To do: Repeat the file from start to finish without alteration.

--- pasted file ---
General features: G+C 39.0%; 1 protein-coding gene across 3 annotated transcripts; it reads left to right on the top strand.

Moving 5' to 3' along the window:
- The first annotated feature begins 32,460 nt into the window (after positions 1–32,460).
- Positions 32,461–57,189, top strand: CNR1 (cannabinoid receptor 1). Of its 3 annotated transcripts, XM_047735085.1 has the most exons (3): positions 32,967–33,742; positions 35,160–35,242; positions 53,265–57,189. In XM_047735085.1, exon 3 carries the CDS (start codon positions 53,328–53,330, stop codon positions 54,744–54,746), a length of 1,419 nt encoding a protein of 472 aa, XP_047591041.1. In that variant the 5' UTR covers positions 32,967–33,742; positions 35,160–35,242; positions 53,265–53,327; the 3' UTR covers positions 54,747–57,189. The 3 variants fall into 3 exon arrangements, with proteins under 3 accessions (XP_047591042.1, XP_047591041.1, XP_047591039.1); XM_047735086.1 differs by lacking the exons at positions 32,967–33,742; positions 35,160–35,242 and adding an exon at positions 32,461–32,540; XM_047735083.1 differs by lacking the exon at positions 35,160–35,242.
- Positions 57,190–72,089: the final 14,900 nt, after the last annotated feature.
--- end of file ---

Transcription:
General features: G+C 39.0%; 1 protein-coding gene across 3 annotated transcripts; it reads left to right on the top strand.

Moving 5' to 3' along the window:
- The first annotated feature begins 32,460 nt into the window (after positions 1–32,460).
- Positions 32,461–57,189, top strand: CNR1 (cannabinoid receptor 1). Of its 3 annotated transcripts, XM_047735085.1 has the most exons (3): positions 32,967–33,742; positions 35,160–35,242; positions 53,265–57,189. In XM_047735085.1, exon 3 carries the CDS (start codon positions 53,328–53,330, stop codon positions 54,744–54,746), a length of 1,419 nt encoding a protein of 472 aa, XP_047591041.1. In that variant the 5' UTR covers positions 32,967–33,742; positions 35,160–35,242; positions 53,265–53,327; the 3' UTR covers positions 54,747–57,189. The 3 variants fall into 3 exon arrangements, with proteins under 3 accessions (XP_047591042.1, XP_047591041.1, XP_047591039.1); XM_047735086.1 differs by lacking the exons at positions 32,967–33,742; positions 35,160–35,242 and adding an exon at positions 32,461–32,540; XM_047735083.1 differs by lacking the exon at positions 35,160–35,242.
- Positions 57,190–72,089: the final 14,900 nt, after the last annotated feature.